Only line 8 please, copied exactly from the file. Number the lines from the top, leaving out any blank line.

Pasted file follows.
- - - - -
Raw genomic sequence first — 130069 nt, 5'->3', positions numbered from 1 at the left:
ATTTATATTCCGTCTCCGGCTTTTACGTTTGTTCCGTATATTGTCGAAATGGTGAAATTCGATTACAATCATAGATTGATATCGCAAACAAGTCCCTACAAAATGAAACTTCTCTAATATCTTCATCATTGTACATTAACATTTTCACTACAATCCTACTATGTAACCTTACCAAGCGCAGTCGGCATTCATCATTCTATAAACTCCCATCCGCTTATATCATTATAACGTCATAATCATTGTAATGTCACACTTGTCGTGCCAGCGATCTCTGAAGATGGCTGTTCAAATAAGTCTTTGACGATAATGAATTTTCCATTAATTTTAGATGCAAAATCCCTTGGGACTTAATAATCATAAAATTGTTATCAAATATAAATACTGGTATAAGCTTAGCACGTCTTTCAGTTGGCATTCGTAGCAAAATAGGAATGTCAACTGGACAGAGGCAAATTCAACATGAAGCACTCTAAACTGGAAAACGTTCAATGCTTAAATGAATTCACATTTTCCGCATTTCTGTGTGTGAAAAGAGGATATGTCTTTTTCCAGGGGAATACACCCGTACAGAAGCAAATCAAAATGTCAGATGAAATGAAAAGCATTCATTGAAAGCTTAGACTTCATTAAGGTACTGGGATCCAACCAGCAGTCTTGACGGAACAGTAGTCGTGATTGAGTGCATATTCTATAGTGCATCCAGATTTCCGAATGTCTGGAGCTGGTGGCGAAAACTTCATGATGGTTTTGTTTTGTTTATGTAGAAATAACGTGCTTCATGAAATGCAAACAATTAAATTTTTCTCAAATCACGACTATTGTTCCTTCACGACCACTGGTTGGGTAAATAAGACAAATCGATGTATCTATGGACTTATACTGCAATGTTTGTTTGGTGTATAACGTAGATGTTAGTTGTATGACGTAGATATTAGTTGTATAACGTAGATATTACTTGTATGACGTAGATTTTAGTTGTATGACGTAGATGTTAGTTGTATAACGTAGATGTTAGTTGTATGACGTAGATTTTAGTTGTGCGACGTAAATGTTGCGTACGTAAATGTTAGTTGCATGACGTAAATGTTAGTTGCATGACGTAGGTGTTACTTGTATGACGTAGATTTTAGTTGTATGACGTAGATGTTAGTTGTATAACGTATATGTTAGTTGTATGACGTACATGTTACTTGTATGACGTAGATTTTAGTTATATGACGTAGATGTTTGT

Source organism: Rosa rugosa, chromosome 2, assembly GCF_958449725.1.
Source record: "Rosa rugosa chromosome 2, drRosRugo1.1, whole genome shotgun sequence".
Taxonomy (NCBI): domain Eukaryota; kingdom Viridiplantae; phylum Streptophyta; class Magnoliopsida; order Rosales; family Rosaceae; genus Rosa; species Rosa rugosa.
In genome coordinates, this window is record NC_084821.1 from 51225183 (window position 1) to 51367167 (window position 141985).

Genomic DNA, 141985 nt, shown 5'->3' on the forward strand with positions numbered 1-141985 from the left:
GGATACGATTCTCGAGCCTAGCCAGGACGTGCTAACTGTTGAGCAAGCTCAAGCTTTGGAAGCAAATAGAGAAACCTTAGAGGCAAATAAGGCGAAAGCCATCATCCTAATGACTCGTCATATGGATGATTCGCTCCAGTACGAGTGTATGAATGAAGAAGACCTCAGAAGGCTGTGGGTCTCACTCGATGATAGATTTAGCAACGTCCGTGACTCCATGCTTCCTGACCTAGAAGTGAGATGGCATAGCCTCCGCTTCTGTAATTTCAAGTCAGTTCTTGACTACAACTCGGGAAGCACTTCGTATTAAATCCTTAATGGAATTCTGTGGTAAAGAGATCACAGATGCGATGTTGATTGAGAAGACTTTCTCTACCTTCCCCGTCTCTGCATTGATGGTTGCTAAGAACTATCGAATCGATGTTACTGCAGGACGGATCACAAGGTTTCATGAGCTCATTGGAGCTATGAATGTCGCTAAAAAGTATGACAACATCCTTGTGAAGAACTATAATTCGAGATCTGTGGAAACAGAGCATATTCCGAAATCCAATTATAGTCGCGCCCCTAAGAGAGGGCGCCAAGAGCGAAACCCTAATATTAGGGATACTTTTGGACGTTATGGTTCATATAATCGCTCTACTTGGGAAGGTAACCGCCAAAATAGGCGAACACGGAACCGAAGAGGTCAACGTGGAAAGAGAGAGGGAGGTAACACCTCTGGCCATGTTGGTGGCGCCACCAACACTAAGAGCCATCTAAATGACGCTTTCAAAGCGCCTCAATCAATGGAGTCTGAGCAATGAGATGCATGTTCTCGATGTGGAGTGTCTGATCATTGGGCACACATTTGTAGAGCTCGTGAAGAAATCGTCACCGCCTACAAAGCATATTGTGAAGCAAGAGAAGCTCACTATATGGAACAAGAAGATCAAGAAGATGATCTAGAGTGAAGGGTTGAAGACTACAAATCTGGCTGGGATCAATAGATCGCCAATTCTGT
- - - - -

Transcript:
GGATACGATTCTCGAGCCTAGCCAGGACGTGCTAACTGTTGAGCAAGCTCAAGCTTTGGAAGCAAATAGAGAAACCTTAGAGGCAAATAAGGCGAAAGCCATCATCCTAATGACTCGTCATATGGATGATTCGCTCCAGTACGAGTGTATGAATGAAGAAGACCTCAGAAGGCTGTGGGTCTCACTCGATGATAGATTTAGCAACGTCCGTGACTCCATGCTTCCTGACCTAGAAGTGAGATGGCATAGCCTCCGCTTCTGTAATTTCAAGTCAGTTCTTGACTACAACTCGGGAAGCACTTCGTATTAAATCCTTAATGGAATTCTGTGGTAAAGAGATCACAGATGCGATGTTGATTGAGAAGACTTTCTCTACCTTCCCCGTCTCTGCATTGATGGTTGCTAAGAACTATCGAATCGATGTTACTGCAGGACGGATCACAAGGTTTCATGAGCTCATTGGAGCTATGAATGTCGCTAAAAAGTATGACAACATCCTTGTGAAGAACTATAATTCGAGATCTGTGGAAACAGAGCATATTCCGAAATCCAATTATAGTCGCGCCCCTAAGAGAGGGCGCCAAGAGCGAAACCCTAATATTAGGGATACTTTTGGACGTTATGGTTCATATAATCGCTCTACTTGGGAAGGTAACCGCCAAAATAGGCGAACACGGAACCGAAGAGGTCAACGTGGAAAGAGAGAGGGAGGTAACACCTCTGGCCATGTTGGTGGCGCCACCAACACTAAGAGCCATCTAAATGACGCTTTCAAAGCGCCTCAATCAATGGAGTCTGAGCAATGAGATGCATGTTCTCGATGTGGAGTGTCTGATCATTGGGCACACATTTGTAGAGCTCGTGAAGAAATCGTCACCGCCTACAAAGCATATTGTGAAGCAAGAGAAGCTCACTATATGGAACAAGAAGATCAAGAAGATGATCTAGAGTGAAGGGTTGAAGACTACAAATCTGGCTGGGATCAATAGATCGCCAATTCTGT